With property prices spiralling and supply constricted, renting a house has become as difficult as owning one. Existing policies which primarily focus on increasing home ownership have not addressed this issue adequately and do not offer enough relief for those who depend on rental housing. Hence, when the Ministry of Housing and Urban Poverty Alleviation recently published its task force recommendations to spur growth of rental housing, understandably it raised expectations. The task force has come up with a legislative framework and a set of incentives to facilitate more investment and improve supply, but it is unclear how the proposed benefits would effectively reach those in need. The task force has argued that restrictive rent control legislation and low rental yields have kept about 11 million houses, which are now vacant and locked up, away from the rental market. To encourage property owners to deploy more houses for rental purposes, it has recommended amendments to the rent control Act and suggested that the government should discontinue the practice of arbitrating rents. Another important recommendation is to treat rental housing as a non-commercial activity and direct authorities to lower property tax and service charges on them. The idea is that this would have a cascading effect and increase rental yield, which in turn would bring more investment in rental housing.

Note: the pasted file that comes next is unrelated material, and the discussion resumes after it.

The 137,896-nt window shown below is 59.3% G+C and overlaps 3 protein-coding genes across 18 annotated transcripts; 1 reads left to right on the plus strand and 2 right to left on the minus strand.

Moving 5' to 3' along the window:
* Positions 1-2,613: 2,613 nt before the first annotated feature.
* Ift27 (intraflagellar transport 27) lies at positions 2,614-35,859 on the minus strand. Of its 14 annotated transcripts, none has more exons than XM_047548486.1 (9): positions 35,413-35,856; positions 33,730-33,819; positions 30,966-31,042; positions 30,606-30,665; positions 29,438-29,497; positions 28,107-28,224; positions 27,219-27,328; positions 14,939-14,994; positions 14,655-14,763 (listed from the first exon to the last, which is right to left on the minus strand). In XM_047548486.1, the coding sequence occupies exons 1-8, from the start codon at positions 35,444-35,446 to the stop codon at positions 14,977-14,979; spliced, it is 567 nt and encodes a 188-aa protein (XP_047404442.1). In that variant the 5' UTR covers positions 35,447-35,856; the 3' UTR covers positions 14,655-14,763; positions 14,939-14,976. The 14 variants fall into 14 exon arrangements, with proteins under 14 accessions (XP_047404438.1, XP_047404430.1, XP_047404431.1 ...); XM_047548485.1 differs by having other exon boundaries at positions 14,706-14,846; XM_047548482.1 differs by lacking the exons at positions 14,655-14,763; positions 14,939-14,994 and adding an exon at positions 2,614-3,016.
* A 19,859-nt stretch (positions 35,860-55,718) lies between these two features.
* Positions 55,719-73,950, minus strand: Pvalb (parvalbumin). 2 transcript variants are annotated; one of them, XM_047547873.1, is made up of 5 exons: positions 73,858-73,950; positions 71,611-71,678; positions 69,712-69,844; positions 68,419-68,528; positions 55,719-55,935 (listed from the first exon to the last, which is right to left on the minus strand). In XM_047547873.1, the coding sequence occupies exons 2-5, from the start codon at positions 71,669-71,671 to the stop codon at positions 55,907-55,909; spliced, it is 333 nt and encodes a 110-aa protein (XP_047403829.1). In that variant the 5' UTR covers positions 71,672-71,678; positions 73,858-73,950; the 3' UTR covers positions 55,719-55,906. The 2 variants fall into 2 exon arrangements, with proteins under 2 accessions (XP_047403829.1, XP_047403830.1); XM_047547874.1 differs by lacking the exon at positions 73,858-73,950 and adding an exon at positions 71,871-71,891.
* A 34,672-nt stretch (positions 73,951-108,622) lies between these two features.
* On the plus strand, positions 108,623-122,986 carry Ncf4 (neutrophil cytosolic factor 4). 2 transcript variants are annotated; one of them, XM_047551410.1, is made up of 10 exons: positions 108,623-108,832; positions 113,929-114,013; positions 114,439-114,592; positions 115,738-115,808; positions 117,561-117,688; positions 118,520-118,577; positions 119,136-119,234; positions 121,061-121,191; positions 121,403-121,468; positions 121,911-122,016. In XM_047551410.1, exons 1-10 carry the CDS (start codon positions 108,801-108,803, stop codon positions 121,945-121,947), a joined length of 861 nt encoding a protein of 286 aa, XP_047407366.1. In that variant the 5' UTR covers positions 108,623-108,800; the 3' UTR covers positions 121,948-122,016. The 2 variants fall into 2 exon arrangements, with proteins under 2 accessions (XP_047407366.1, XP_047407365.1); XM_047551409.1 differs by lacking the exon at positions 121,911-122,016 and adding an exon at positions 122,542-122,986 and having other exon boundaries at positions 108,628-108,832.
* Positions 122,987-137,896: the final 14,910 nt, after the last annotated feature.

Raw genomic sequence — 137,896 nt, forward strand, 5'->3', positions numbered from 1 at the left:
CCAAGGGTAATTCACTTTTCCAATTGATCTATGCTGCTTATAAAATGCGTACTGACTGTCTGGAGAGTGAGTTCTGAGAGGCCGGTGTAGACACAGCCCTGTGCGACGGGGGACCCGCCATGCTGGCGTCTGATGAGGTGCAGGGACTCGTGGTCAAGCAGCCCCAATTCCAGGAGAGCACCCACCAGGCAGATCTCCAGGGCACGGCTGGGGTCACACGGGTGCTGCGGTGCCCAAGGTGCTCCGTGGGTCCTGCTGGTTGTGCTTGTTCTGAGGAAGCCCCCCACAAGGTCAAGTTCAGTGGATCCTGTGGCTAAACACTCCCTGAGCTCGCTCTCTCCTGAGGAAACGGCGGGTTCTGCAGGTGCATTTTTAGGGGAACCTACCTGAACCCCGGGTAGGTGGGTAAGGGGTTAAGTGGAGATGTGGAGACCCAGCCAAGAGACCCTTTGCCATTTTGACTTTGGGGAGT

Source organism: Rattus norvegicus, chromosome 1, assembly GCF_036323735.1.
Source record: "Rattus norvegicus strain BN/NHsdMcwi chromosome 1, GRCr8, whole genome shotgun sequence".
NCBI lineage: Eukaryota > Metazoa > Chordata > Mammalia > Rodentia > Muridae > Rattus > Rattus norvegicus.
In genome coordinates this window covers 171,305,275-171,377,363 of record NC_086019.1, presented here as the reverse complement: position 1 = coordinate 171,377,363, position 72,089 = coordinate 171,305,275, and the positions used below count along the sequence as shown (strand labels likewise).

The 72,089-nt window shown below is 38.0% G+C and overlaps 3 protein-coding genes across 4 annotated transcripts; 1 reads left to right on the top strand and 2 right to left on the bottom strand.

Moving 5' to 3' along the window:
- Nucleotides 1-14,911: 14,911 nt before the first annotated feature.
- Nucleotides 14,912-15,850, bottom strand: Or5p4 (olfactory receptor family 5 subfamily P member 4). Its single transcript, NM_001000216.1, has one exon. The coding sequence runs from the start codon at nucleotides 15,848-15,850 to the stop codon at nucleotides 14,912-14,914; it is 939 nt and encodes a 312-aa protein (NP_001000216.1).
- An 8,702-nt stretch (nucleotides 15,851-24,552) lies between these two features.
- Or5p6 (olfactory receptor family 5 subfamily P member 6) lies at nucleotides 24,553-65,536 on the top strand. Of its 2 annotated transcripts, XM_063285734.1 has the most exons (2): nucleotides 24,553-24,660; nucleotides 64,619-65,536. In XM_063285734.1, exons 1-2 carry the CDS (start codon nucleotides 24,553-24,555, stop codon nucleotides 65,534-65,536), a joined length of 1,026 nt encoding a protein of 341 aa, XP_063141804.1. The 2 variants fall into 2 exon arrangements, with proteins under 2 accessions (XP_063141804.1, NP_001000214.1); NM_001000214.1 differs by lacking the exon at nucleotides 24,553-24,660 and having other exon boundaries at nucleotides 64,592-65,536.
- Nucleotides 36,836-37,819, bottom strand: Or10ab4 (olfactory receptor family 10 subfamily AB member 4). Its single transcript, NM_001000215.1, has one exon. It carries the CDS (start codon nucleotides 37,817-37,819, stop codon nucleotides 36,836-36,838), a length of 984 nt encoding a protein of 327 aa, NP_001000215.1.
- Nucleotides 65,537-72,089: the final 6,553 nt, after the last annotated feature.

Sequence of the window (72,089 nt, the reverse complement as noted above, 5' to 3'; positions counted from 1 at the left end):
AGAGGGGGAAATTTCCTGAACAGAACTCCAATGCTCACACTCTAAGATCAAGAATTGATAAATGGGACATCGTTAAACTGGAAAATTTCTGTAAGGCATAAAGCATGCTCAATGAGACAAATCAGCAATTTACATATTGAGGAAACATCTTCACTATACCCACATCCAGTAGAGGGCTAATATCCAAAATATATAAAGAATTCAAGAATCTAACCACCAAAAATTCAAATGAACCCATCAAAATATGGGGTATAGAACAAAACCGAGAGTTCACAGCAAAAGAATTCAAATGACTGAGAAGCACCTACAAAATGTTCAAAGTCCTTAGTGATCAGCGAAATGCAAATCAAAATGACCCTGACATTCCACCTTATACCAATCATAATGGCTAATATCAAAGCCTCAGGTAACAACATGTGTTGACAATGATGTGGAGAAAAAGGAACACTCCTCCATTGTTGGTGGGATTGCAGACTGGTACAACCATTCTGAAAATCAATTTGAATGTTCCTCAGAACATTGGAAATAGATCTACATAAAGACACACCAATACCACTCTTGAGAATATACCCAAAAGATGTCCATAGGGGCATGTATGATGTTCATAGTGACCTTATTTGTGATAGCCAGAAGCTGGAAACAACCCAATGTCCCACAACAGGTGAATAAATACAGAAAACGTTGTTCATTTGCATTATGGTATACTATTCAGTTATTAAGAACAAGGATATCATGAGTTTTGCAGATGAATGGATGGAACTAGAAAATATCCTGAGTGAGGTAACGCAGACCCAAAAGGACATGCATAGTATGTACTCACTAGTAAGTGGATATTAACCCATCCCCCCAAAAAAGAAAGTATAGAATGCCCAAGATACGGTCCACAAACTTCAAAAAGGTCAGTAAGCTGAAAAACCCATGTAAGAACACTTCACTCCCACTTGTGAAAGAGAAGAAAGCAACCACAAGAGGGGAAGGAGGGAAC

In principle, this is a welcome move. The government should ensure that financial incentives are given only to housing units that are less than 60 sq m in area, assuming the threshold size for an affordable house. The success of this measure would depend on the adequate availability of such smaller dwelling units in the housing market. The task force has also suggested that the government should encourage private companies, which together employ about 11.5 million workers, to provide rental housing for their employees. The money invested in this should be admissible under corporate social responsibility expenditure. This appears like a productive measure, but it carries the danger of being misused to create luxury assets and large dwelling units. The policy should unambiguously focus on producing affordable rental houses. It is important to amend legislation to take care of property owners’ concerns, but it should also factor in tenants’ interests. Measures such as protection of tenancy deposits, as advocated by the Tenant Charter in England, must find a place in the regulatory framework. The state should make efforts to encourage more first-time home-buyers. For this, it is not enough to implement schemes such as Rent to Own; incentives for buying second and third homes should also be reduced.

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